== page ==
How to Decide on Invitation Wording While Honoring Two Cultures?

After pinpointing down what type of style we wanted, we needed to think about what the invitation would actually say. I knew this might be a big deal from the very, very beginning. Frankly, the issue was how do we incorporate both American and Filipino traditions into an invitation that is “us.”

Filipino Wedding Invitation with Entourage Listed, image from Weddingbee

Since the beginning of the engagement, Mr. Pashmina’s mom has had one main question: Who are going to be our sponsors. Sponsors are individuals involved in your lives that will stand up and attest that you two should get married, meaning that you have the support of your friends, family, and the community. Basically saying, as elders, “we support this union.” Typically for a Filipino wedding this information goes on the wedding invitation, in the program, and is incorporated into the ceremony by the sponsor’s participation in the wedding. The list of sponsor can be pretty long. From what I understand, there are typically at least two Principle Sponsors and three Secondary Sponsors.

Mr. Pashmina’s mom was primarily concerned with the sponsors but really the entire entourage is listed on the invitation. I think she was so interested in the sponsors because it is such an elevated position, and it could be pretty much anyone friends or family. I loved that fact that you are acknowledging the entire community of people that support and will participate in the ceremony in such a public way. What a cool thing that can bind people together!

Roughly, this is how honored people get listed on a Filipino invitation:

Wedding Entourage

Principal Sponsors

‘to stand as principal witnesses to our exchange of vows’


‘to assist us in out needs’

Bestmen ___

Maid of Honor ____

Groomsmen ____

(and the rest of wedding party)

(on the next page)

Secondary Sponsors

‘to light the way’ (will help with candle in ceremony)


‘to clothe us as one’ (will help with veil in ceremony)


‘to bind us together’ (will help with cord in ceremony)

Memory Sponsors


(deceased loved ones or those who cannot attend)

But from the get-go I was hesitant about going with a Filipino wedding invitation because it was so long, and I didn’t think my family would understand who sponsors were unless I explained. But I felt very, very guilty about not being excited about incorporating this tradition into our wedding. How fun would it be for all the people to open the invitation and see their name there in print. Who doesn’t like that! And I could easily explain all the sponsors to my family and friends. Maybe not to everyone, but they would still get the jest of it with who is getting married, time, location, etc.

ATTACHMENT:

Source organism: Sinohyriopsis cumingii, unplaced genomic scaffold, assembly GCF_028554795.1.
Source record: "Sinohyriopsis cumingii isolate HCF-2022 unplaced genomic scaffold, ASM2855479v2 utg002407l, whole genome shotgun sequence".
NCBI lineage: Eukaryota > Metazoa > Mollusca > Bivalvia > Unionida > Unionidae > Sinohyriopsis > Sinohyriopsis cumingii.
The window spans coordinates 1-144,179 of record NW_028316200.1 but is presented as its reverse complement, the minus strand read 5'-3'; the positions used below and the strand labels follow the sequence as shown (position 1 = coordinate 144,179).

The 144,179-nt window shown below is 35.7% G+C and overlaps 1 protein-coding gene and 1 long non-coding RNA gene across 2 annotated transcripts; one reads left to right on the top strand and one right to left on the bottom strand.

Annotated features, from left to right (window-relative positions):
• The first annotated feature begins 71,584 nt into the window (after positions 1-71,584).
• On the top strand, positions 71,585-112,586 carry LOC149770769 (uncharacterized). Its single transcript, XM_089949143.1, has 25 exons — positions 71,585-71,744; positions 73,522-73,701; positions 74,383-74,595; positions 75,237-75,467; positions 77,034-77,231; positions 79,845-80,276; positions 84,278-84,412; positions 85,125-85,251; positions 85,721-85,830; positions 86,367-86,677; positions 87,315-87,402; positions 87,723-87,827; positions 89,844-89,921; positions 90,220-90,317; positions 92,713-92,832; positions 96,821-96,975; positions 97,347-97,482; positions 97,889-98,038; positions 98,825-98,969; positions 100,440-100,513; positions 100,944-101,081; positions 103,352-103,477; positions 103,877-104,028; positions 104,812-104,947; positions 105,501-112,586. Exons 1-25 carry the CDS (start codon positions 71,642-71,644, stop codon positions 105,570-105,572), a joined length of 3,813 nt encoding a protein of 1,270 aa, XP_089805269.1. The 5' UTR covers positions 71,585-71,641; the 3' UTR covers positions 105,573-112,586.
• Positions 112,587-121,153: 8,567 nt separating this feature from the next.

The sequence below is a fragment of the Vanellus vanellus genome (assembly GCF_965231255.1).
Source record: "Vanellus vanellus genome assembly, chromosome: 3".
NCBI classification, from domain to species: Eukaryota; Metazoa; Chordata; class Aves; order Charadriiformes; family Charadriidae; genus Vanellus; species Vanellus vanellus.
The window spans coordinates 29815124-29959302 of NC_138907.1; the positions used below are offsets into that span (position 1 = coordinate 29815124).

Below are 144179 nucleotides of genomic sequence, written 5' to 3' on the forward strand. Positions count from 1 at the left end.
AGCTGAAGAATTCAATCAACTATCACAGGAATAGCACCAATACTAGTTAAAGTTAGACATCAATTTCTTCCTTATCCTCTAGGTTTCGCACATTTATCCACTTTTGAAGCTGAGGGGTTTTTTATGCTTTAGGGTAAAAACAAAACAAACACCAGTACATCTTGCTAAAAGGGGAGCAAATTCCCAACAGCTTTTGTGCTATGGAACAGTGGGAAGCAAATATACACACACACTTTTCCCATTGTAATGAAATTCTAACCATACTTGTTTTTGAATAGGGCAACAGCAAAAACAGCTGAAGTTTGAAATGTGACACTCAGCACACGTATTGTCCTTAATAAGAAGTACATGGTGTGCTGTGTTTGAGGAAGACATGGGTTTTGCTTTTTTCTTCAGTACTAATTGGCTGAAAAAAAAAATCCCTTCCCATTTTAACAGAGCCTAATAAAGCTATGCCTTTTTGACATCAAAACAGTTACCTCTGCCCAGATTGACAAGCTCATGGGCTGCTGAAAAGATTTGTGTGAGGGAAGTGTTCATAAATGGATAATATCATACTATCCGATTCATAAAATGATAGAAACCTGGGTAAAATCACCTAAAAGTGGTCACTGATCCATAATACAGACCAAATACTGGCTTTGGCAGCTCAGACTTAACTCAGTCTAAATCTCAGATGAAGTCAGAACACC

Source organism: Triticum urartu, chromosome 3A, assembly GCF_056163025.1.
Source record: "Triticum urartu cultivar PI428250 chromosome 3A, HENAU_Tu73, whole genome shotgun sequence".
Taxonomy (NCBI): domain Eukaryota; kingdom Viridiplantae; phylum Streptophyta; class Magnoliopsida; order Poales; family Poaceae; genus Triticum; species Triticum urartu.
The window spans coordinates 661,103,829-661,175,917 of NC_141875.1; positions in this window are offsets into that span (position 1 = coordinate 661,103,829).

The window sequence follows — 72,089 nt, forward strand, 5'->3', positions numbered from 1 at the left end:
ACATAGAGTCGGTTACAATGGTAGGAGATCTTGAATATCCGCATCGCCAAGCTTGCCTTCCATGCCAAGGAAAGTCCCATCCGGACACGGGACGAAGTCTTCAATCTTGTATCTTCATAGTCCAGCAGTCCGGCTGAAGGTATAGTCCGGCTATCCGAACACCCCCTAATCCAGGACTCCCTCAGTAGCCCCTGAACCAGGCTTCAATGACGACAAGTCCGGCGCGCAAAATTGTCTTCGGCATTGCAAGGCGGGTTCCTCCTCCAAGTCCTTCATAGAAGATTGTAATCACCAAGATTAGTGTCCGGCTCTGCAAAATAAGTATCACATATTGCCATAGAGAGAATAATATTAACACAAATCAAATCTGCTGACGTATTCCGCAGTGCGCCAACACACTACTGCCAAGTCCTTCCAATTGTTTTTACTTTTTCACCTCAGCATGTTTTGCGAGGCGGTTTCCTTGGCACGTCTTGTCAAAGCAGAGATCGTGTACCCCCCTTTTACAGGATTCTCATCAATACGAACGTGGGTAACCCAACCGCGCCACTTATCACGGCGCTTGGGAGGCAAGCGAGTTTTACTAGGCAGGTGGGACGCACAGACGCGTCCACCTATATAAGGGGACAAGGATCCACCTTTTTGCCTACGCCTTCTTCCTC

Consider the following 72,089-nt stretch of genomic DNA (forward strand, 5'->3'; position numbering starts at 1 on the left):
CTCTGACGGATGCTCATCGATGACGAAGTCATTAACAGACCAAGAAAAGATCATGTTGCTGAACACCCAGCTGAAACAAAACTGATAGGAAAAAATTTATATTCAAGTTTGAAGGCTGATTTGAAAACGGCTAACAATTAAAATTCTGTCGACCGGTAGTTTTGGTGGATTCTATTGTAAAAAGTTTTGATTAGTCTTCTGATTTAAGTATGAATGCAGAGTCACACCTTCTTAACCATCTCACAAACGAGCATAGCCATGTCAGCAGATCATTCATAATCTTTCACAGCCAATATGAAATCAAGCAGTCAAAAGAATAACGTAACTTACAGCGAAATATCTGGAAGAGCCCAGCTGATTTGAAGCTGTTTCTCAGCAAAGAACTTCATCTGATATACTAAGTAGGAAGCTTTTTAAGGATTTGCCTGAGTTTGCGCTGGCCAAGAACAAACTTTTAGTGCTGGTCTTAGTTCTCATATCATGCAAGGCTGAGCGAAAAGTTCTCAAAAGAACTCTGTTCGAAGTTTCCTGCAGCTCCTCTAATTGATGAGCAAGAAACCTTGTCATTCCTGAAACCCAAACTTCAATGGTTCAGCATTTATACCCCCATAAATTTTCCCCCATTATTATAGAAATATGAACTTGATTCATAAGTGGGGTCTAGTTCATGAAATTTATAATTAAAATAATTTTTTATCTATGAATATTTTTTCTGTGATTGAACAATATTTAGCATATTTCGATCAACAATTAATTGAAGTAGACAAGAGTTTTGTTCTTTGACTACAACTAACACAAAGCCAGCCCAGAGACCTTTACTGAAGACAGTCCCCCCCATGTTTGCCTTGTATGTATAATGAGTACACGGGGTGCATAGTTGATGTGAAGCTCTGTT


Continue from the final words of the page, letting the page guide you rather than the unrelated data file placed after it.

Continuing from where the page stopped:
But really, to put it more honestly, both Mr. Pashmina and I really like the modern, non-religious, American wedding invitation wording. This was our main constraint, and what we felt were holding our hands back.

These are our favorite wedding invitation phrases:

“Mr. & Mrs. X
Mr. & Mrs. Z
request the pleasure of your company
at the marriage of their children”

“With a joyous heart we request
the pleasure of your company
at the marriage of

“The X Family
The Z Family
request the pleasure of your company
at the marriage of their children”
“The X Family & Z Family
joyfully invite you to the marriage of”

“Together with their families
request the pleasure of your company
at their marriage”

We both like how short and simple these were. We could then list the time, date, and location and leave it at that. We also like how it incorporated joy, excitement and warmth in the call for marriage, something that we felt sometimes lacked in more formal, traditional invitations.

But is it too nuclear/American just to mention his family/my family on the invite? This is what we grappled with. Should we have one of these American phrases as the first page of the wedding invitation and then have the second page with the wedding entourage on it? Or could this info go onto the wedding program where I could explain the candle, veil, and cord customs; the tradition of sponsors in Filipino weddings; etc. It might be really nice there, I thought.

So that is what we decided.

We were going to have a modern, American wedding invitation because it felt right for us. It was going to be a deviation from Mr. P’s parent’s tradition. We crossed our fingers and hoped that we wouldn’t be insulting anyone. I explained to Mr. Pashmina’s parents that we still were going to have sponsors and they would be listed in the wedding program along with the other people in the bridal entourage.

In the end this is how our cultural balance ended out. We could have done a dual wedding invitation with one side in Tagalog with traditional elements and the other side of the invite in English in the modern, American style. Or the first part announcing the marriage in the American style and the second page with the entourage in this Filipino style. Perhaps this is to our strong sense of individuality ingrained in us, dear America, but we went with what we felt was “us.”

How did you navigate cultural traditions in your wedding? Did you opt for American tradition over your parents’ cultural tradition? Did you have culture-neglect guilt?


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